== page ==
Friday, July 17, 2009

Asmussen Suspended. This Texas Racing Fan [and Scientist] Has Some Thoughts

Recently, I wrote of honors bestowed to Lone Star Park's leading trainer, Steve Asmussen. However, last week was not all smiles and frivolity for him. There was, of course, a hearing before the stewards regarding last year's lidocaine positive - or more precise, a metabolite of lidocaine, hydroxylidocaine - in one of his maiden winners, Timber Trick.

His hearing was besieged with postponements and rescheduling, and it took more than a year before Steve Asmussen received his opportunity to present his defense before the racing stewards; eight hours of testimony that included trainer Bill Mott, and Steve Barker, the chief chemist for the testing laboratory at LSU. And after all the testimony and presentations, the stewards gave Asmussen an additional 48 hours to present more facts to the case before they made their ruling.

Any facts other than the quantity of hydroxylidocaine in the urine sample or a confirmation of lidocaine in the horse's blood.

So, what's one to do if you can't present the facts or the truth?

Of course, the stewards handed down their ruling yesterday: six month suspension and a $1,500 fine.

Karen Murphy, co-counsel with Maggi Moss, had expressed that the racing stewards have "broad latitude to look at the circumstances", intimating they could have allowed the defense's requests to quantitate the metabolite or test the horse's blood.

So why didn't they? Even if Texas is Zero-Tolerance Xanadu, wouldn't it be in the best interest of racing to know the facts? The truth?

I cannot understand why the Texas Racing Commission was so autocratic and self-serving in these proceedings. They were presented with an opportunity to make technological advancements in drug testing; specimen collection errors and/or contaminants versus actual cheaters. And they have left behind the distinct impression that the stewards were going to do what the Commission told them to do. How's that for "fairness" and "integrity" of the sport.

So the Commission nabbed their big fish. Leading trainer and a local guy who continually supports Texas racing yearly, even with dwindling purses. A fellow who has had tremendous success and has an arsenal of horses in his barn. An arsenal of horses that could very well end up racing elsewhere - anywhere but Texas.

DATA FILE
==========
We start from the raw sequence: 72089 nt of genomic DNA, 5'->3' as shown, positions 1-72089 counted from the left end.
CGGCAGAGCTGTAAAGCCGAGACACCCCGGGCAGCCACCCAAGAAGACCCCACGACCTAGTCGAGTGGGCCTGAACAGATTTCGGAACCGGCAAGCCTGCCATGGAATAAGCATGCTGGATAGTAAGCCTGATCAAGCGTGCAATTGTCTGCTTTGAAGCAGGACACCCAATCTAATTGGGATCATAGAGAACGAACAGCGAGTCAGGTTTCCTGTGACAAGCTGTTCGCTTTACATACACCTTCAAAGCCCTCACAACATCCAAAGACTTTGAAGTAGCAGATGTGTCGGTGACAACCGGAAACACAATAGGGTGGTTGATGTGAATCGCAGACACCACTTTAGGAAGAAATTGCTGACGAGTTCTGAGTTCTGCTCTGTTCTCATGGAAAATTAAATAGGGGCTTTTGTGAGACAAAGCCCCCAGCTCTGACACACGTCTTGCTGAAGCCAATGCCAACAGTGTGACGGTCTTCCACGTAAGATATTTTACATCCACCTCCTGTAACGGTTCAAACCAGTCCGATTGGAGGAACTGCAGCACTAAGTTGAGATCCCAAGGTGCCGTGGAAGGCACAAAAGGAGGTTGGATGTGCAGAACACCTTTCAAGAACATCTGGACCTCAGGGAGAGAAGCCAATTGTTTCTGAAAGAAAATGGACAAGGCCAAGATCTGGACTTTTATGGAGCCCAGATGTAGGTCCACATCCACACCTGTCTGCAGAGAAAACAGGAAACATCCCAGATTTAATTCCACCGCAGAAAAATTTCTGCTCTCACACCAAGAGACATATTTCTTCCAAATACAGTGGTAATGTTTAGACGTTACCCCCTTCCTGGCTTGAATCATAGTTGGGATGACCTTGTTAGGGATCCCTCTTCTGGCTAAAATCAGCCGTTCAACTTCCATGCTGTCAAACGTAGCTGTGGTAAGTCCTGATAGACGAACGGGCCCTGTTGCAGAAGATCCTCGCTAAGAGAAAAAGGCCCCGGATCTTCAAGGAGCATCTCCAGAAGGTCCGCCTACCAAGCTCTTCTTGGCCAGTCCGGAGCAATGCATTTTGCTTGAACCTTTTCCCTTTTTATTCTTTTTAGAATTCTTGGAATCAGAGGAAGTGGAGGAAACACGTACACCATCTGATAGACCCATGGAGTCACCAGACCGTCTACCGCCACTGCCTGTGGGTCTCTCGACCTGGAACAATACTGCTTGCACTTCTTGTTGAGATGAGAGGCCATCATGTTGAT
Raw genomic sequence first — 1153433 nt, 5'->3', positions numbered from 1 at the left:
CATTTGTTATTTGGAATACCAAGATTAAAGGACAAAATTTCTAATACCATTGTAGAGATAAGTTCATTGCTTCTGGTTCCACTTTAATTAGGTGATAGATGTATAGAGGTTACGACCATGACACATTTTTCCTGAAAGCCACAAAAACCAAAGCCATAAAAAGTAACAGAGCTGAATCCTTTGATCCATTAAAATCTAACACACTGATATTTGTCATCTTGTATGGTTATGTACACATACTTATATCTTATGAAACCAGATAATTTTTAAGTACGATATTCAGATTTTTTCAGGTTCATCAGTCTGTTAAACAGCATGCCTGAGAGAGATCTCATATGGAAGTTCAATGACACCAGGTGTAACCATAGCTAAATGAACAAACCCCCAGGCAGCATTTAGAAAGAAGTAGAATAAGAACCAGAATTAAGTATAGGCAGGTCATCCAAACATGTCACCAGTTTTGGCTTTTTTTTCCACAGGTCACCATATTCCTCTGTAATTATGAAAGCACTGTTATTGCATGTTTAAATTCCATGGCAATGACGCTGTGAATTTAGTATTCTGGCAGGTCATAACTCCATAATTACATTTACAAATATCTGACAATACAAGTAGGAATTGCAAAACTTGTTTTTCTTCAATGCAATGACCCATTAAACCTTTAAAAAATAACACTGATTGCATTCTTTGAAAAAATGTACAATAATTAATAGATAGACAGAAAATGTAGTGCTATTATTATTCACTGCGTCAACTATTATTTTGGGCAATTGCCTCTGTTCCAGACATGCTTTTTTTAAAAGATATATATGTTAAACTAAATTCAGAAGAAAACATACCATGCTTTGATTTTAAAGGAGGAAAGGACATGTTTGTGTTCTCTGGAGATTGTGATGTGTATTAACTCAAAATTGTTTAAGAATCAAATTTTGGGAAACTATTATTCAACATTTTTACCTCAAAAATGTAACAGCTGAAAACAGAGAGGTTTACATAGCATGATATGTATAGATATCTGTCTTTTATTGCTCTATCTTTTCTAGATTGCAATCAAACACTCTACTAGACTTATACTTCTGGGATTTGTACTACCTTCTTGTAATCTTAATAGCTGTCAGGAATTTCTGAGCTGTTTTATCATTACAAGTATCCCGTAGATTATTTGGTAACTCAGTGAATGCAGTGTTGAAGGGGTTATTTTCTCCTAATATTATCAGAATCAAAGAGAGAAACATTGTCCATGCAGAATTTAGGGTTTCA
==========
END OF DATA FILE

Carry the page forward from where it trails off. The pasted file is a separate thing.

Teresa said...

I thought that your comment on the Paulick Report was great, Sue. The level of hysteria and ignorance that people bring to this issue astonishes me--thank goodness you're out there reminding people of the, um, facts.

Anonymous said...

I am a small time horse owner and I can tell you we all use medications and drugs in our horses. Right or wrong it is part of the business. Let's not forget as an owner we are in it to make money and I try to keep up with what my competitors are doing.

malcer said...

@Anon: Please stop being a horse owner.

In case you didn't understand, this post doesn't argue that doping should be ignored, but that doping should be proven before it is punished.

That's a basic principle of sportsmanship (and the law, btw), as is disgust for people who think that "right or wrong it is part of the business" is a valid defense for criminal conduct.

Anonymous said...

The rules are the rules. The legislation passed in Texas delegates this authority to the TRC. Break the rules and you pay the consequences. If you don't like the rules, go someplace else. You guys all bitch about drugs and cheating, yet when they pinch somebody who is sainted as Mr A, you all bitch. This should be a message to everyone.